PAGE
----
Admiral King felt that mounting operations against Sumatra, Kra, or Penang, would depend upon the availability of shipping. He doubted if they could be mounted in conjunction with the operations planned in the report under consideration. He pointed out that the shortage of shipping also limited the use of troops from India in the Burma Theater. He said, however, that he felt some such operation as an attack on Sumatra or the Kra Peninsula was eventually indispensable to induce the Japanese to split their naval forces. If this could be accomplished, an augmented Indian Ocean Fleet, operating in coordination with the U. S. Pacific Fleet, might inflict severe damage on the enemy.

The Prime Minister said that the Chiefs of Staff had shown in their report that they had considered all of the operations that are [Page 157] essential. He felt that subsidiary plans should also be worked out in order to be prepared to take advantage of opportunities that might present themselves.

Admiral of the Fleet Sir Dudley Pound said that the program under discussion would probably take all of the resources available. As a matter of fact the Planners were now investigating to see whether or not the operations envisaged could actually be carried out with the resources available.

Sir Alan Brooke said that the relating of resources to the operations would occur on Saturday and Sunday and the results would be included in the final report to be submitted to the President and the Prime Minister on Monday.10

5. operations in the pacific 1943–44

The President, after reading paragraph 5, concerning operations in the Pacific, commented that it included no sub-paragraph concerning air coverage for U. S. convoys, or regarding patrolling for enemy submarines.

Admiral King said that aircraft were being sent to the Pacific for this purpose as rapidly as possible but there are not sufficient numbers available to give the complete cover everywhere. He pointed out that other operations, particularly Husky , absorb many aircraft of the types necessary for this work.

The President said that while everything possible was being done in this regard nothing was said concerning it in the report.

Admiral King pointed out that the submarine situation in the Pacific was difficult to explain. He could not understand why the Japanese had not attacked our West Coast. He felt that they had great potentialities which they were not using, and indicated that he was concerned constantly over the possibility of a Japanese submarine effort carried out in accordance with a well conceived plan.

Admiral Leahy said he thought the President had made a good point and suggested adding paragraph 5 b (7) which would make provision for the protection of the U. S. lines of communications.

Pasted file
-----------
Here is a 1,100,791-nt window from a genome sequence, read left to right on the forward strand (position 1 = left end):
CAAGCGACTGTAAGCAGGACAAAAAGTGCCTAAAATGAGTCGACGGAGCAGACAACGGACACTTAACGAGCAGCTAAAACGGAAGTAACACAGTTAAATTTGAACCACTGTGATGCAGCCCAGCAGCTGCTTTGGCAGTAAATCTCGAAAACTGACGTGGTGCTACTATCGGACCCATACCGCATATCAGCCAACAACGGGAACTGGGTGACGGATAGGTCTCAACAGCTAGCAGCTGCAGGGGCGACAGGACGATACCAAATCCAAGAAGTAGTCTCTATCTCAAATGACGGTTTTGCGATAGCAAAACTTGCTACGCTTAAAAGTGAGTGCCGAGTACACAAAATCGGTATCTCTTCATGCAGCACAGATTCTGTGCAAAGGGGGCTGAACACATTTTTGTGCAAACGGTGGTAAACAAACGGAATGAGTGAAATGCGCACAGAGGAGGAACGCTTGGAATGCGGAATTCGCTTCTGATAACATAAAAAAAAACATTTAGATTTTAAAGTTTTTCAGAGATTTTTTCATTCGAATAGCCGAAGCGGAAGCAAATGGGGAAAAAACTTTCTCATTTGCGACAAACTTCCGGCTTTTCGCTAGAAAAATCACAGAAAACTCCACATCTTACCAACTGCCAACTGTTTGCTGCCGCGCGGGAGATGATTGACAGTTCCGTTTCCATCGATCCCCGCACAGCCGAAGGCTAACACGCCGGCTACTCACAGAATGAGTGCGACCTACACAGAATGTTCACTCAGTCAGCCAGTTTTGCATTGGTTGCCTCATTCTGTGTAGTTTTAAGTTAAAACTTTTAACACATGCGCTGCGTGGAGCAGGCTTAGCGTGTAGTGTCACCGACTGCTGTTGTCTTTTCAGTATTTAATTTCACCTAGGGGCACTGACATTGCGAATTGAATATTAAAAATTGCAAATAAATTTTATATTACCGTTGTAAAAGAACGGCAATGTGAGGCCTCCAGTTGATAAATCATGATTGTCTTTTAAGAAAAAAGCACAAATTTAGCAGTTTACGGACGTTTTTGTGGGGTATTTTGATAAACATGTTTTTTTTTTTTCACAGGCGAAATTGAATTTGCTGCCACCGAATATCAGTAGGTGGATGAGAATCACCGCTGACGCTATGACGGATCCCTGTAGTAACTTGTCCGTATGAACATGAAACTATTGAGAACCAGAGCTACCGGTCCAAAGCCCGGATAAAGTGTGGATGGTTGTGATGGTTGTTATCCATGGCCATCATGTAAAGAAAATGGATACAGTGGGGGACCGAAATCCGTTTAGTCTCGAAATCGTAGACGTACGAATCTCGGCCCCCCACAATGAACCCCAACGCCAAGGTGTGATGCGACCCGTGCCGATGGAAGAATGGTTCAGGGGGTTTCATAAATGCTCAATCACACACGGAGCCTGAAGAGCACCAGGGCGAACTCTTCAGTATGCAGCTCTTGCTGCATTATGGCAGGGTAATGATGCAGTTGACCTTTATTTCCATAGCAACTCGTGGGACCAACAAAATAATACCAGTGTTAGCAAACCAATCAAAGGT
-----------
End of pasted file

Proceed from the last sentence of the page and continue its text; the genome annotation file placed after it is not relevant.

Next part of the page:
Sir Alan Brooke pointed out that the question of security to lines of communications would be covered in a paper that was being prepared on global strategy.

The Prime Minister thought perhaps it would be better to leave the question of protection of the lines of communications out of the report under consideration as most of the decisions recorded were conceptions of the offensive. Defensive measures, therefore, might more properly be included in the global strategy paper. He asked [Page 158] Sir Dudley Pound how many submarines had been sunk in the last four days, to which the Admiral of the Fleet replied that the United Nations had been maintaining an average of about one per day.

6. re-arming of the french in north africa

After the President had read a paragraph on this subject, the Prime Minister asked for further information. He pointed out that large quantities of captured material had been taken from the Germans and suggested that investigation be made to determine whether it would be worthwhile to start manufacturing a limited amount of ammunition of German calibers.

General Marshall informed the Prime Minister that General Smith, the Chief of Staff at Allied Force Headquarters, had informed him that a rapid survey was being made to determine what captured material could be used for equipping the French forces.

The Prime Minister then asked Admiral King if ammunition was being manufactured for use on the Richelieu. When Admiral King replied in the affirmative, the Prime Minister suggested that something of similar nature might be accomplished with regard to manufacturing ammunition for captured German weapons.

General Marshall said he would have General Somervell make an immediate investigation of the possibilities in this connection.

The Prime Minister then asked how many French Divisions were to be armed.

General Marshall replied that it was proposed to rearm a maximum of eleven. At the present time three and a half divisions have been reequipped, including two and a half infantry divisions and one armored division.

The President asked if use was being made of French pilots.

General Marshall replied that the British have provided airplanes for one French squadron, and the United States has equipped another.